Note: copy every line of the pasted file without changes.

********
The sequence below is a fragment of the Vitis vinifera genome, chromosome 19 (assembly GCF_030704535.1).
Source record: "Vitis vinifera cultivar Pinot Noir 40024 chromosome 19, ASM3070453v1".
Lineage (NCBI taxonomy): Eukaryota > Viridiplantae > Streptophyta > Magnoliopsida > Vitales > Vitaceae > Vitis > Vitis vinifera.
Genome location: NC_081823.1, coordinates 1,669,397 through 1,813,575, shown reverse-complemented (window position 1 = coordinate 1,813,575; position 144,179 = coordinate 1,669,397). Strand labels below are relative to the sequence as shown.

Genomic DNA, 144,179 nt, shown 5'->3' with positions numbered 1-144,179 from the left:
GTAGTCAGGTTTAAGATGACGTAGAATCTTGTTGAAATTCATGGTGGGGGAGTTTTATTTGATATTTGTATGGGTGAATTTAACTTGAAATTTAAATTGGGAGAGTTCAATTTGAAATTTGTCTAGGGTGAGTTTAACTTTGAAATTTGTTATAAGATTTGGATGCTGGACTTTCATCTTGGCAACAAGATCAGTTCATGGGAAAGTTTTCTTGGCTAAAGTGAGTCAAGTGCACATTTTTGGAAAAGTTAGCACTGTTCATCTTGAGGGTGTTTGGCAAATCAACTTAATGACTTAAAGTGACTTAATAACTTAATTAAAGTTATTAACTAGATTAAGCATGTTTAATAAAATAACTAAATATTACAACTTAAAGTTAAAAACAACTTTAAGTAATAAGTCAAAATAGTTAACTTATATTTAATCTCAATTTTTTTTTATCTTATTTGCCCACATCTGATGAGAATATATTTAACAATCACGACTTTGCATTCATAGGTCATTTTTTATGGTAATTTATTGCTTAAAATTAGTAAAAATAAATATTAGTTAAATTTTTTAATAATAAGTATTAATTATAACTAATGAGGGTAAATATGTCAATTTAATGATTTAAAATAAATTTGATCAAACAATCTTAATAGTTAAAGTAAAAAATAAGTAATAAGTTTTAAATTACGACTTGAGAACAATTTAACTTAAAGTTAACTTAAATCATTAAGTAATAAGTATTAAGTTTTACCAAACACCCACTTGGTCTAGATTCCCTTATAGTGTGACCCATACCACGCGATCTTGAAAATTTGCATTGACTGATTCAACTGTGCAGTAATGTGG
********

The sequence below is a fragment of the Vitis vinifera genome, chromosome 19 (assembly GCF_030704535.1).
Source record: "Vitis vinifera cultivar Pinot Noir 40024 chromosome 19, ASM3070453v1".
Lineage (NCBI taxonomy): Eukaryota > Viridiplantae > Streptophyta > Magnoliopsida > Vitales > Vitaceae > Vitis > Vitis vinifera.
Genome location: NC_081823.1, coordinates 1,669,397 through 1,813,575, shown reverse-complemented (window position 1 = coordinate 1,813,575; position 144,179 = coordinate 1,669,397). Strand labels below are relative to the sequence as shown.

Genomic DNA, 144,179 nt, shown 5'->3' with positions numbered 1-144,179 from the left:
GTAGTCAGGTTTAAGATGACGTAGAATCTTGTTGAAATTCATGGTGGGGGAGTTTTATTTGATATTTGTATGGGTGAATTTAACTTGAAATTTAAATTGGGAGAGTTCAATTTGAAATTTGTCTAGGGTGAGTTTAACTTTGAAATTTGTTATAAGATTTGGATGCTGGACTTTCATCTTGGCAACAAGATCAGTTCATGGGAAAGTTTTCTTGGCTAAAGTGAGTCAAGTGCACATTTTTGGAAAAGTTAGCACTGTTCATCTTGAGGGTGTTTGGCAAATCAACTTAATGACTTAAAGTGACTTAATAACTTAATTAAAGTTATTAACTAGATTAAGCATGTTTAATAAAATAACTAAATATTACAACTTAAAGTTAAAAACAACTTTAAGTAATAAGTCAAAATAGTTAACTTATATTTAATCTCAATTTTTTTTTATCTTATTTGCCCACATCTGATGAGAATATATTTAACAATCACGACTTTGCATTCATAGGTCATTTTTTATGGTAATTTATTGCTTAAAATTAGTAAAAATAAATATTAGTTAAATTTTTTAATAATAAGTATTAATTATAACTAATGAGGGTAAATATGTCAATTTAATGATTTAAAATAAATTTGATCAAACAATCTTAATAGTTAAAGTAAAAAATAAGTAATAAGTTTTAAATTACGACTTGAGAACAATTTAACTTAAAGTTAACTTAAATCATTAAGTAATAAGTATTAAGTTTTACCAAACACCCACTTGGTCTAGATTCCCTTATAGTGTGACCCATACCACGCGATCTTGAAAATTTGCATTGACTGATTCAACTGTGCAGTAATGTGG